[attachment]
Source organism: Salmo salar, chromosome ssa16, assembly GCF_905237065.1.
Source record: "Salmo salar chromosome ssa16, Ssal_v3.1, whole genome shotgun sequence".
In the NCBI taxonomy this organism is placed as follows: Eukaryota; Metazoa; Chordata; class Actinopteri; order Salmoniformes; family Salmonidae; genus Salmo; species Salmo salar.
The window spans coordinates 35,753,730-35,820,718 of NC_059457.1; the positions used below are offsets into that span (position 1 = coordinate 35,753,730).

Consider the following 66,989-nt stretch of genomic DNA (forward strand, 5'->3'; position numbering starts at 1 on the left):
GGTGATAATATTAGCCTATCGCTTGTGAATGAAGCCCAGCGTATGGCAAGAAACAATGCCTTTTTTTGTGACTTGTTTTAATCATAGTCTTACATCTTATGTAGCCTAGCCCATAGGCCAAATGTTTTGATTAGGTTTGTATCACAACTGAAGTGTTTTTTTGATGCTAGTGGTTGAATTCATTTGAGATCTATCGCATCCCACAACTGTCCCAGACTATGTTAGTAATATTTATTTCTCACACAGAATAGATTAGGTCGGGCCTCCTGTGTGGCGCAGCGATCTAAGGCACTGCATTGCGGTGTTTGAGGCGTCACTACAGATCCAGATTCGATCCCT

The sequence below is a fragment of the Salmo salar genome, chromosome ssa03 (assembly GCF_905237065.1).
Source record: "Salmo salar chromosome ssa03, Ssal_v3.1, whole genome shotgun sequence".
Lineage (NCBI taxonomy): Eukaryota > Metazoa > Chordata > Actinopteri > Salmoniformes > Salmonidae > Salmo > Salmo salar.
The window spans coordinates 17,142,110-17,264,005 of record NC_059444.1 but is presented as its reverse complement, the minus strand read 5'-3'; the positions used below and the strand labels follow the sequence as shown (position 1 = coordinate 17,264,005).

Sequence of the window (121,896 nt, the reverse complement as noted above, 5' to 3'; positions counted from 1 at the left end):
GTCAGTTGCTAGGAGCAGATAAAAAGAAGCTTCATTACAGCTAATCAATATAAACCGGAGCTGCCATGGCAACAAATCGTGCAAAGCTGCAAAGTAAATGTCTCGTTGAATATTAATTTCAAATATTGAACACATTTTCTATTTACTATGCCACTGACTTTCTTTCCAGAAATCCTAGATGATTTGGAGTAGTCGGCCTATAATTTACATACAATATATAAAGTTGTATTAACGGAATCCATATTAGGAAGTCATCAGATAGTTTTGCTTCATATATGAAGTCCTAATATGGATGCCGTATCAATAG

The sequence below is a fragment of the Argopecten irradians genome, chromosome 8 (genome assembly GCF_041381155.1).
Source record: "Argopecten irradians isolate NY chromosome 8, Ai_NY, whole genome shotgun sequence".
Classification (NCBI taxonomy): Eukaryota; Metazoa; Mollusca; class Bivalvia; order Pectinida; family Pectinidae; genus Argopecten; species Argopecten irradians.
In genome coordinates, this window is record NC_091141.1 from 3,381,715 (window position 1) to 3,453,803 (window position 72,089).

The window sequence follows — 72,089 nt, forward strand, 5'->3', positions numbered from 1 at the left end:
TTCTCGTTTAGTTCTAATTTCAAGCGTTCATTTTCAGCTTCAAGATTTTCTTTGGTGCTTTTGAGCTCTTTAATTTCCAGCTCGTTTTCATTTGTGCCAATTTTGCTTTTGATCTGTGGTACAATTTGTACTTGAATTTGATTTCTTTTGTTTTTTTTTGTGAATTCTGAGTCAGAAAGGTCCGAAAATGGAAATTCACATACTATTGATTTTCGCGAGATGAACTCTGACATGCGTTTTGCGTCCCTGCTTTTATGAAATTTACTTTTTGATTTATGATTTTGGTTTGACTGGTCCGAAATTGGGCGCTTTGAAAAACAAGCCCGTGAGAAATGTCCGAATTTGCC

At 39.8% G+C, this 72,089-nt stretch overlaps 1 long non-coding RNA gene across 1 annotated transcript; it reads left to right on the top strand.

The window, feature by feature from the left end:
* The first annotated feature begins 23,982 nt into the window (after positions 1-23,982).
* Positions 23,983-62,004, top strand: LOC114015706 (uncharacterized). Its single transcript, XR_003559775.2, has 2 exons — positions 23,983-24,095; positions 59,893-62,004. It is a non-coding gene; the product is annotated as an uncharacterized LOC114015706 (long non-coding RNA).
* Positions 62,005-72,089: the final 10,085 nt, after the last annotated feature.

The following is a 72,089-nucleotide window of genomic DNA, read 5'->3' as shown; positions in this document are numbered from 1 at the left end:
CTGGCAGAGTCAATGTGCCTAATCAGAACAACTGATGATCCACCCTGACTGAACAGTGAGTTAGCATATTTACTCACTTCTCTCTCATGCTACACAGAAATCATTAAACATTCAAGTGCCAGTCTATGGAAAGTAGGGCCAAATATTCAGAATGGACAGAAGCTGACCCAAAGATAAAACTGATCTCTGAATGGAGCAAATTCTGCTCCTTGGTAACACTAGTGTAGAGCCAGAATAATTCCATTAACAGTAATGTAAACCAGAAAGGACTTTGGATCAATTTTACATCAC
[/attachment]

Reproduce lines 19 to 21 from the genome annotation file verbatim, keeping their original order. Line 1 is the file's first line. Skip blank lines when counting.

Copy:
At 39.8% G+C, this 72,089-nt stretch overlaps 1 long non-coding RNA gene across 1 annotated transcript; it reads left to right on the top strand.

The window, feature by feature from the left end:
* The first annotated feature begins 23,982 nt into the window (after positions 1-23,982).